Sunday, April 2, 2017

Phantasm II (1988)

Director: Don Coscarelli
Notable Cast: James LeGros, Reggie Bannister, Paula Irvine, Angus Scrimm, Samantha Phillips, Kenneth Tigar

The first Phantasm took a fun and silly horror movie concept and layered it with an interesting and thoughtful approach to give it the nightmare logic and structure to push boundaries. Almost ten years later, the first sequel to this cult classic has no intent with trying to out-artist its predecessor, but instead trims the dream like layering back and delivers a much more exciting, packed to the gills kind of 80s horror experience. Phantasm II is just insane and very, very entertaining in being that way. The film doesn’t present itself as anything particularly clever or smart, but it does take all of the entertaining ideas of the franchise and amp them up to a full fledge screaming ’11.’ Take it with a grain of salt, enjoy it for its bat shit insane plot and moments, and just run with it and Phantasm II is bound to hit all of the right buttons.

Mike (LeGros) is ready to be released from the psych ward and his friend Reggie (Bannister) is there to pick him up and bring him home. But The Tall Man (Scrimm) is not done with him yet and he’s using a psychic connection between Mike and a young woman Liz (Irvine) to draw him out for another showdown.

This time they are prepared with awkward to use weapons.
Granted, comparisons to the first film about which one is better has mostly to do with what kind of cinematic experience one wants to have with your horror. The first one is atmospheric and much more serious even with its dark humor and oddities, but Phantasm II is another level or energetic out pour. There are occasionally moments where the film uses its atmosphere to indicate its rooted nightmare logic like when Mike and Reggie find a messed up “hostage girl” or in the way that the new mortuary becomes a sort of labyrinth for our heroes. It adds in a few characters along the way, taking its dream logic aspects and spinning them into telepathic powers that Michael has developed that links him with a young girl in a town with The Tall Man in Oregon. However, this film has no intent in creeping out its audience or truly developing its characters beyond the minimum. Instead it goes for the throat.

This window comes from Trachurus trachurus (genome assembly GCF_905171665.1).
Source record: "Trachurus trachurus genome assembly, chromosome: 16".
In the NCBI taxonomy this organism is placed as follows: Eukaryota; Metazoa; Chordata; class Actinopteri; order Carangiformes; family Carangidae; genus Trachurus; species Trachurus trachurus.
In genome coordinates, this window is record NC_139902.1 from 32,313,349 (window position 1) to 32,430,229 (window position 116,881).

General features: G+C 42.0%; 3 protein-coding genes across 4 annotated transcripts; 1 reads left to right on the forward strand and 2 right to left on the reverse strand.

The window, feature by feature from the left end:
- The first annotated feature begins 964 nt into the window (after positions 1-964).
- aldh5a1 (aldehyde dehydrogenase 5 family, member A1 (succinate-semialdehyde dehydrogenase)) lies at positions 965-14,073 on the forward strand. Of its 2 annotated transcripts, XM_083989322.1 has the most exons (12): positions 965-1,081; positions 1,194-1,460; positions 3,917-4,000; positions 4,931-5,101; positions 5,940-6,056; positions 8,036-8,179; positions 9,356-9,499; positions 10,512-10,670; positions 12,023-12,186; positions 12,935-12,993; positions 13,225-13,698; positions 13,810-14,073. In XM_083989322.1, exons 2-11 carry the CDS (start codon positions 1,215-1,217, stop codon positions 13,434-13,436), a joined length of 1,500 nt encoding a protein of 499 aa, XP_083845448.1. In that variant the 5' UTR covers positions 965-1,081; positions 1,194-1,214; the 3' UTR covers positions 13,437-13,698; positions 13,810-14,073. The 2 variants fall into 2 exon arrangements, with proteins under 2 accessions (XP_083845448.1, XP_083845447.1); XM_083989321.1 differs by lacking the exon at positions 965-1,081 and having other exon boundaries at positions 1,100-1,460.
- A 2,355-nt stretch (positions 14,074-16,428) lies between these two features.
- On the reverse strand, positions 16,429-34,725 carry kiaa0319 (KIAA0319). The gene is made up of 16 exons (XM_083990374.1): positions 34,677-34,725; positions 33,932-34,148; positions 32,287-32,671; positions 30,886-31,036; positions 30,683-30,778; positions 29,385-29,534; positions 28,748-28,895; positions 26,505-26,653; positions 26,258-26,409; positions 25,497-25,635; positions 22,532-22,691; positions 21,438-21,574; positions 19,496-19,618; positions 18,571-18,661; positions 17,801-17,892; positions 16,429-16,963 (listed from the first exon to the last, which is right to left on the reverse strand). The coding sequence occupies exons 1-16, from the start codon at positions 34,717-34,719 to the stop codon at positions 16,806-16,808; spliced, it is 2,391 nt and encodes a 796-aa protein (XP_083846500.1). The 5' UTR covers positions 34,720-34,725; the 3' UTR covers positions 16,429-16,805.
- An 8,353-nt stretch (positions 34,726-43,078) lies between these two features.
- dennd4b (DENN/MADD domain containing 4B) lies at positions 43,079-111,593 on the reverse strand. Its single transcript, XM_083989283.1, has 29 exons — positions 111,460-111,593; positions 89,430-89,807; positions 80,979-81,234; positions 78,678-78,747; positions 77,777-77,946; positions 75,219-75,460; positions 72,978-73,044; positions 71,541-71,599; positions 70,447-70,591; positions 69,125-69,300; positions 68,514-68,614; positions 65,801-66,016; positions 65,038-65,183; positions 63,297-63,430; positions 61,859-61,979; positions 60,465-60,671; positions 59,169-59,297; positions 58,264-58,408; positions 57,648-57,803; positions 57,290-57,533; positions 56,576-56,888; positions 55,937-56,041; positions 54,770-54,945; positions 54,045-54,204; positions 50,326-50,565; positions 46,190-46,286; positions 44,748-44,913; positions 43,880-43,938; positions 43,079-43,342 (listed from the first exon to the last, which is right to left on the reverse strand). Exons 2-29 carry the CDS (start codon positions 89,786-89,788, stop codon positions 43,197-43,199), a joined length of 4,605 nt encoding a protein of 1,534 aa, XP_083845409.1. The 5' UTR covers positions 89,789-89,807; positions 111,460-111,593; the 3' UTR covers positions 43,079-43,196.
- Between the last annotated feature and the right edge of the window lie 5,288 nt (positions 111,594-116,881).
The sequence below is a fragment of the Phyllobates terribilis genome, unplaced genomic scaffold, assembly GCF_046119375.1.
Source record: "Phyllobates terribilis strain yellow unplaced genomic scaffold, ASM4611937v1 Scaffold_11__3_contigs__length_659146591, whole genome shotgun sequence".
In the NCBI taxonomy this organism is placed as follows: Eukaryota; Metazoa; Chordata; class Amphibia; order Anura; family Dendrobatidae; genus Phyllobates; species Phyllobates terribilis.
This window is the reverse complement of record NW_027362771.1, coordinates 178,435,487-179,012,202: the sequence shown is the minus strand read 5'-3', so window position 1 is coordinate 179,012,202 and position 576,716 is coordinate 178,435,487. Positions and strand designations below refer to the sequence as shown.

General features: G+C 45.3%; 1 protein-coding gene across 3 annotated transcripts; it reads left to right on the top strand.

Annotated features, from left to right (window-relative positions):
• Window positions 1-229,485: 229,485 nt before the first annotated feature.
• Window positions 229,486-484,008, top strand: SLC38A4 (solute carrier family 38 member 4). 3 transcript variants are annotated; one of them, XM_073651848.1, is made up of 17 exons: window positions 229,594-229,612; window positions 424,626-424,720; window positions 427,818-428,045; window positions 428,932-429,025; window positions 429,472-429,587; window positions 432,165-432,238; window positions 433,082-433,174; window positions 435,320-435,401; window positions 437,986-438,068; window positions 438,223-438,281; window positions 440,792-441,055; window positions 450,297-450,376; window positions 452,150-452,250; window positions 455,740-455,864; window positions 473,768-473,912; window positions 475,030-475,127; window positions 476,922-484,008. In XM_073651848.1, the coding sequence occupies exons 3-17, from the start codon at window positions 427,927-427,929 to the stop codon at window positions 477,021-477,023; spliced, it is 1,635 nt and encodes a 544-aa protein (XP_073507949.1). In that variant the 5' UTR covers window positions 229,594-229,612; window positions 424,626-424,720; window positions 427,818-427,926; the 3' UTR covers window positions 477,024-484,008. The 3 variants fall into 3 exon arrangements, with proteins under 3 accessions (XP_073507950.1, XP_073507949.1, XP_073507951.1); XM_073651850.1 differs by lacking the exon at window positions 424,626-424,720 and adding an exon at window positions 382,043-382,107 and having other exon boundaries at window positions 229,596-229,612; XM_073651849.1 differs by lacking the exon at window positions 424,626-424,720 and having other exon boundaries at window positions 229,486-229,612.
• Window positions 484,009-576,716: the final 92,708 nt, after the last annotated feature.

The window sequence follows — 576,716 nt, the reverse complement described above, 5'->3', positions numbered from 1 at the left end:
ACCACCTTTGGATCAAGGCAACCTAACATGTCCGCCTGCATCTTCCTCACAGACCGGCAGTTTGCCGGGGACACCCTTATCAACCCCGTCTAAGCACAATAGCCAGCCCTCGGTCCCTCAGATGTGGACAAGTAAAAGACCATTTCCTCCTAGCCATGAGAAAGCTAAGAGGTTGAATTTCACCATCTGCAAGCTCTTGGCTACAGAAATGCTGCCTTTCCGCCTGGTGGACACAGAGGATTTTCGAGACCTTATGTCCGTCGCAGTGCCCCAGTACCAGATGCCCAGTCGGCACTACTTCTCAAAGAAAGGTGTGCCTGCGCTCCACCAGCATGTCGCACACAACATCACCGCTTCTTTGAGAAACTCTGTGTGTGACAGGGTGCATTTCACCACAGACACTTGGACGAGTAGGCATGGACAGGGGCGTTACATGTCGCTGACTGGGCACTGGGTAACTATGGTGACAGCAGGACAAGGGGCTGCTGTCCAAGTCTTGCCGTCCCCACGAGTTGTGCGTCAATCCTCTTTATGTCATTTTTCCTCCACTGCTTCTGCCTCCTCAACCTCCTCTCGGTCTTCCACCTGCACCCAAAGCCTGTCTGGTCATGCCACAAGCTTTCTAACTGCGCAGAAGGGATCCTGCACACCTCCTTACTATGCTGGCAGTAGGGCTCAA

This, naturally, is the excess that 80s horror provides. Phantasm II is blissfully in tune with how outrageous it is and simply runs with it. Just in the first 15 minutes or so, there are two giant house explosions. That’s just how this film rolls. From there, it’s almost a non-stop chase kind of film as Michael and Reggie go slightly Rambo (making a quadruple barrel shotgun in the process), stop for a couple of nonsense romantic subplots, and then have a full on throw down that even includes a chainsaw duel. By the time that three of the flying spheres of death arrive, complete with a larger gold one that’s version 2.0, there is no turning back for this film…which is a huge compliment.

Put your ball to the wall, man.
Granted, while the film could have used a bit more character development in the first act to establish a more cohesive continuity with the first one and drive home the character interactions for the rest of the film, Phantasm II still powers through with enough wink-wink charm and outrageous gory horror action to keep things massively entertaining. In the end, is there much more that anyone could ask for from this series as it reaches new heights of preposterousness? It’s a film that comes off as a love it or hate it experience so keep that in mind and enjoy it for what it is.

  • Audio Commentary with Don Coscarelli, Angus Scrimm and Reggie Banister
  • The Ball is Back: The making of PHANTASM II
  • Deleted Scenes, Workprint Scenes, TV Spots
  • Theatrical Trailers, Behind the Scenes, Still Galleries
  • Rare Short film featuring Rory Guy (Angus Scrimm)
  • The Gory Days an interview with Special Make-up Effects Artist Greg Nicotero
  • DTS-HD Master Audio 5.1, DTS-HD Master Audio 2.0
  • BD-50

Written By Matt Reifschneider

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